NCPA - National Center for Policy Analysis


October 22, 2007


If presidential candidate Mitt Romney thinks a line-item veto would be a major force for federal frugality, he is mistaken, says columnist George Will.


  • Some 61 percent of the federal budget goes to entitlements and to interest payments on government borrowing, neither of which can be vetoed.
  • Another 21 percent goes to defense and homeland security.
  • Realistically, the line-item veto probably would be pertinent to less than 20 percent of the budget.

In addition, such vetoes could blur constitutional duties, says Will:

  • Were a president empowered to cancel provisions of legislation, what he would be doing would be indistinguishable from legislating; he would be making, rather than executing, laws and the separation of powers would be violated.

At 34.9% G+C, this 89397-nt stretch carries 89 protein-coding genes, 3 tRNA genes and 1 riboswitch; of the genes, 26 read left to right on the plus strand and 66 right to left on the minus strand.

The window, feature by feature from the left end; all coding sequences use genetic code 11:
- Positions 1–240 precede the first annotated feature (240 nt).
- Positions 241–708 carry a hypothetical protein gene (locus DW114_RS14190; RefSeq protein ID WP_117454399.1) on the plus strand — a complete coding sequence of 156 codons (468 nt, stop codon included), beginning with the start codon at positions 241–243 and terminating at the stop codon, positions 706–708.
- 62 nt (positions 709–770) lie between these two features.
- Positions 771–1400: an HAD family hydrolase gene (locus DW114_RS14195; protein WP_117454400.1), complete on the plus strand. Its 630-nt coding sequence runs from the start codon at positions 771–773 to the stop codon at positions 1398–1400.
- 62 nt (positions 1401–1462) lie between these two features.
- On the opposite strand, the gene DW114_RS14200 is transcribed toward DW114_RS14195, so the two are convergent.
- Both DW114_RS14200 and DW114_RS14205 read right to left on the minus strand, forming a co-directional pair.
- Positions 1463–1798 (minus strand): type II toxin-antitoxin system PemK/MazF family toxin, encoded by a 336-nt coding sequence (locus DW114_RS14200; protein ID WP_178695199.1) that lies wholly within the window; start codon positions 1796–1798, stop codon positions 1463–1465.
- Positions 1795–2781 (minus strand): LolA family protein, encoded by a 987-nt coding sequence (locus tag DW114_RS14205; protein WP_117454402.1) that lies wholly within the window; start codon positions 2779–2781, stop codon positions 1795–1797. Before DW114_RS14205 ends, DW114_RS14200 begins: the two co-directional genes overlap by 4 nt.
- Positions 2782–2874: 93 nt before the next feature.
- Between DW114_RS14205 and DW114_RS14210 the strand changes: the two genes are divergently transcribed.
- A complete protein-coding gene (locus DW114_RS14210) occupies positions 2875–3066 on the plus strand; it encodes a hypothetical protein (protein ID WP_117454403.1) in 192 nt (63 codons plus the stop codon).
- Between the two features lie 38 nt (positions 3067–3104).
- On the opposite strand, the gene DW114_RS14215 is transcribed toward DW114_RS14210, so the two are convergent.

• Furthermore, when presidents truncated bills by removing items, they often would vitiate the will of Congress.
  • Frequently, congressional majorities could not have been cobbled together for bills if they had not included some provisions that presidents later removed.

Further, the line-item veto might result in increased spending:

  • Legislators would have even less conscience about packing the budget with pork, because they could get credit for putting in what presidents would be responsible for taking out.
  • Presidents, however, might use the pork for bargaining, trading individual legislators for support on different bills.

After a century of the growth of presidential power, it would be unseemly to intensify this tendency with a line-item veto, says Will.  Conservatives used to be the designated worriers about the evolution of the presidency into the engine of grandiose government.  They should be so now.

Source: George Will, "Line-item foolishness," Orlando Sentinel, October 21, 2007.


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